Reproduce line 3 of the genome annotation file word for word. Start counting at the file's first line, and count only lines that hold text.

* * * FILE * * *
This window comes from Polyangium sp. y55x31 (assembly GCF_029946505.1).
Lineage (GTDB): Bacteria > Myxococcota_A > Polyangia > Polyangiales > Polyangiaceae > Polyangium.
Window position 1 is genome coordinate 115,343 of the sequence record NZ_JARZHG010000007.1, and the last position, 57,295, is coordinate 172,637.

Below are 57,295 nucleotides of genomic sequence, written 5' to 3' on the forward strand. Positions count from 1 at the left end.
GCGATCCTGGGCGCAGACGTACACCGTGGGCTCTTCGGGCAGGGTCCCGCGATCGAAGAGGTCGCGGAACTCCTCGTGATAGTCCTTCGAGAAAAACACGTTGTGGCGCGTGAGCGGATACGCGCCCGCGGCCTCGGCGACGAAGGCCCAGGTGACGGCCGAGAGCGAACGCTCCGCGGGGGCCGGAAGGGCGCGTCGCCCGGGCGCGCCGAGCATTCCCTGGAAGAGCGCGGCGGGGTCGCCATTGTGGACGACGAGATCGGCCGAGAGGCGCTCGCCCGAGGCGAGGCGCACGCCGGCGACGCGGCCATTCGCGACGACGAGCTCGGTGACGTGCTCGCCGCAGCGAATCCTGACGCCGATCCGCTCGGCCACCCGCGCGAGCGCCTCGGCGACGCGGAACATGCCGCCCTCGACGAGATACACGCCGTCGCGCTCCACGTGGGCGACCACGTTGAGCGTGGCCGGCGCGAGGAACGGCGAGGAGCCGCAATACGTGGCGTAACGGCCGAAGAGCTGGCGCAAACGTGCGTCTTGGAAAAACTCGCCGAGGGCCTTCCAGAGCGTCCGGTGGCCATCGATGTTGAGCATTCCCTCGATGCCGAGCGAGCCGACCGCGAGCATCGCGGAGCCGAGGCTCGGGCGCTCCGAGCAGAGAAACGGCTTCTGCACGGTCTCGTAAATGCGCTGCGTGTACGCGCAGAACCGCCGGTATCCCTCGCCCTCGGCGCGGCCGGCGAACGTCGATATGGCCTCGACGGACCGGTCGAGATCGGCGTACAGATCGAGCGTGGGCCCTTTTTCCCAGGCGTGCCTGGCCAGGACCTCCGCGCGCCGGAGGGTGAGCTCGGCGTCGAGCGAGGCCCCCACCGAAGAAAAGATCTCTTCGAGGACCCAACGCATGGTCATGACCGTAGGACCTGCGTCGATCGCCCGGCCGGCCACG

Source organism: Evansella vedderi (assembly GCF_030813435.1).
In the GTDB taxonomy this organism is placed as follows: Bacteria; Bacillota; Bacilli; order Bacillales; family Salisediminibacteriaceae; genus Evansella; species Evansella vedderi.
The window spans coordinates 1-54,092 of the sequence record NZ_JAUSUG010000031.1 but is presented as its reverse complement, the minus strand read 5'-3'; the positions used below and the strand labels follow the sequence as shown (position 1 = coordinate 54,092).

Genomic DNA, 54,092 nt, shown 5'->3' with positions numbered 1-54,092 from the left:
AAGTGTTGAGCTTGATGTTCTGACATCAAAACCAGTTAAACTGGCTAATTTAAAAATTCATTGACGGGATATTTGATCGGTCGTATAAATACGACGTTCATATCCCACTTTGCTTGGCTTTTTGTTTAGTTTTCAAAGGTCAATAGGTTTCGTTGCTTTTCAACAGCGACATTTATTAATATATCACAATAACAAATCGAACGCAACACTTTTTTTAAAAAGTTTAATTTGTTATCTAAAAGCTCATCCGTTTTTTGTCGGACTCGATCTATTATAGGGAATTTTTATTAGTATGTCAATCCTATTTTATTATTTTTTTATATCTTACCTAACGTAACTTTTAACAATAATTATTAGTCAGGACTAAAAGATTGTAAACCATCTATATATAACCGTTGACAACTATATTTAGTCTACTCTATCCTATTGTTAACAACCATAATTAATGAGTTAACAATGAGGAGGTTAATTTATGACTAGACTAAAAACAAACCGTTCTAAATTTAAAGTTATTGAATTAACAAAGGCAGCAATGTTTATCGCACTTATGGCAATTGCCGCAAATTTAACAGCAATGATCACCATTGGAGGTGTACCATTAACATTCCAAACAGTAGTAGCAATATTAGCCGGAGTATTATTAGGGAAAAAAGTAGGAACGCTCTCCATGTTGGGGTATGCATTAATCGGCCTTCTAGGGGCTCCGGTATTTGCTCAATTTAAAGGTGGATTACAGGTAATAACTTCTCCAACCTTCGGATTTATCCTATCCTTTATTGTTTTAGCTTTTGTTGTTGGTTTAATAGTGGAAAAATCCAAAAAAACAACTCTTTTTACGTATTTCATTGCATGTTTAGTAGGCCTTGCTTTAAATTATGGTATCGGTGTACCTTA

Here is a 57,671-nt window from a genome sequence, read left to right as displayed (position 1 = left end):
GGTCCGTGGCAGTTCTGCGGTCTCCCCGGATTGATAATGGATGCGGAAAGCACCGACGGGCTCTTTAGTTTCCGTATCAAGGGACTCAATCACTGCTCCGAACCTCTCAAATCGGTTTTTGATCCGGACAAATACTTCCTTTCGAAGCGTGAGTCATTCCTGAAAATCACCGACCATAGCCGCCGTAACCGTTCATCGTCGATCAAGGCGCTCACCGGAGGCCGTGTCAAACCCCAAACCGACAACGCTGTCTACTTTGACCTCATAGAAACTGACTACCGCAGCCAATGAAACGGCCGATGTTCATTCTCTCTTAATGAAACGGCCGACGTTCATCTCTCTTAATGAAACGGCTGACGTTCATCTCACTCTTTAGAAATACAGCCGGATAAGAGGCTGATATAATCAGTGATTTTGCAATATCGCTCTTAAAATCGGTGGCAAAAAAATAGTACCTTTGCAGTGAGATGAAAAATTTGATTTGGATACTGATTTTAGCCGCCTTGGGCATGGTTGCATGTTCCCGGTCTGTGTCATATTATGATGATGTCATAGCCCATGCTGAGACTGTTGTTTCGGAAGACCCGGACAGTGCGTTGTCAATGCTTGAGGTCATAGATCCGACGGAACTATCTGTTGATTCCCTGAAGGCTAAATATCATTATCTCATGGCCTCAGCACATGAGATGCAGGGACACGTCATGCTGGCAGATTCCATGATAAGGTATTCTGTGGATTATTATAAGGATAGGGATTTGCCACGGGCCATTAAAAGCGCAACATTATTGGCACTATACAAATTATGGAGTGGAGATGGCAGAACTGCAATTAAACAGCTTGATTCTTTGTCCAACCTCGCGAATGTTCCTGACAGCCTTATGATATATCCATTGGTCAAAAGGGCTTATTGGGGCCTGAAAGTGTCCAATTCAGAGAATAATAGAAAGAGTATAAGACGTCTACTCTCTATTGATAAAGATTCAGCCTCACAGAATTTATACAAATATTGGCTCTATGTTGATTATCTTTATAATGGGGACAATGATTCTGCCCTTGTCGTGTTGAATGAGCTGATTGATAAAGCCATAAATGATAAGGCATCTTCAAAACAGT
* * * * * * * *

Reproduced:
Window position 1 is genome coordinate 115,343 of the sequence record NZ_JARZHG010000007.1, and the last position, 57,295, is coordinate 172,637.